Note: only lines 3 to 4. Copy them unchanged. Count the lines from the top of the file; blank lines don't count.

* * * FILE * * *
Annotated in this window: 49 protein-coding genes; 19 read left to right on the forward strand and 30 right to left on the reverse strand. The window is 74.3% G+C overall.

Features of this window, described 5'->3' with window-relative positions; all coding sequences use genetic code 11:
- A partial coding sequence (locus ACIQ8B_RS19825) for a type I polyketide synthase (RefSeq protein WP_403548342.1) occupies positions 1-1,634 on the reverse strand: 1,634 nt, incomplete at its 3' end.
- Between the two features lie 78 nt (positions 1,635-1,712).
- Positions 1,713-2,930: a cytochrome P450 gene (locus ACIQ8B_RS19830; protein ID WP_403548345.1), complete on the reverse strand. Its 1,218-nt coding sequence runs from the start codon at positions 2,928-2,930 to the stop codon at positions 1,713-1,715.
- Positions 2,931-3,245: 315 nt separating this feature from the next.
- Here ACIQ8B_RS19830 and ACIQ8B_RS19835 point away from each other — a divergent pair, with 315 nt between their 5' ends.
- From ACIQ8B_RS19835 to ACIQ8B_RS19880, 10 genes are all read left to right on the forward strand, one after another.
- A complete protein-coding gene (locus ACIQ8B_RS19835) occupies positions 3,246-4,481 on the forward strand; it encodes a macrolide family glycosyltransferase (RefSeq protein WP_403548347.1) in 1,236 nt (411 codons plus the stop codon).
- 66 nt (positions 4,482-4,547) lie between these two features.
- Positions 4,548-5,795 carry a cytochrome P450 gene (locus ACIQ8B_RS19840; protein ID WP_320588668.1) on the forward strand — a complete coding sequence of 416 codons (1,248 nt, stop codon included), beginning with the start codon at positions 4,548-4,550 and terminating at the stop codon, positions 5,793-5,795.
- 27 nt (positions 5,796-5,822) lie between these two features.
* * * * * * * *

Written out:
- A partial coding sequence (locus ACIQ8B_RS19825) for a type I polyketide synthase (RefSeq protein WP_403548342.1) occupies positions 1-1,634 on the reverse strand: 1,634 nt, incomplete at its 3' end.
- Between the two features lie 78 nt (positions 1,635-1,712).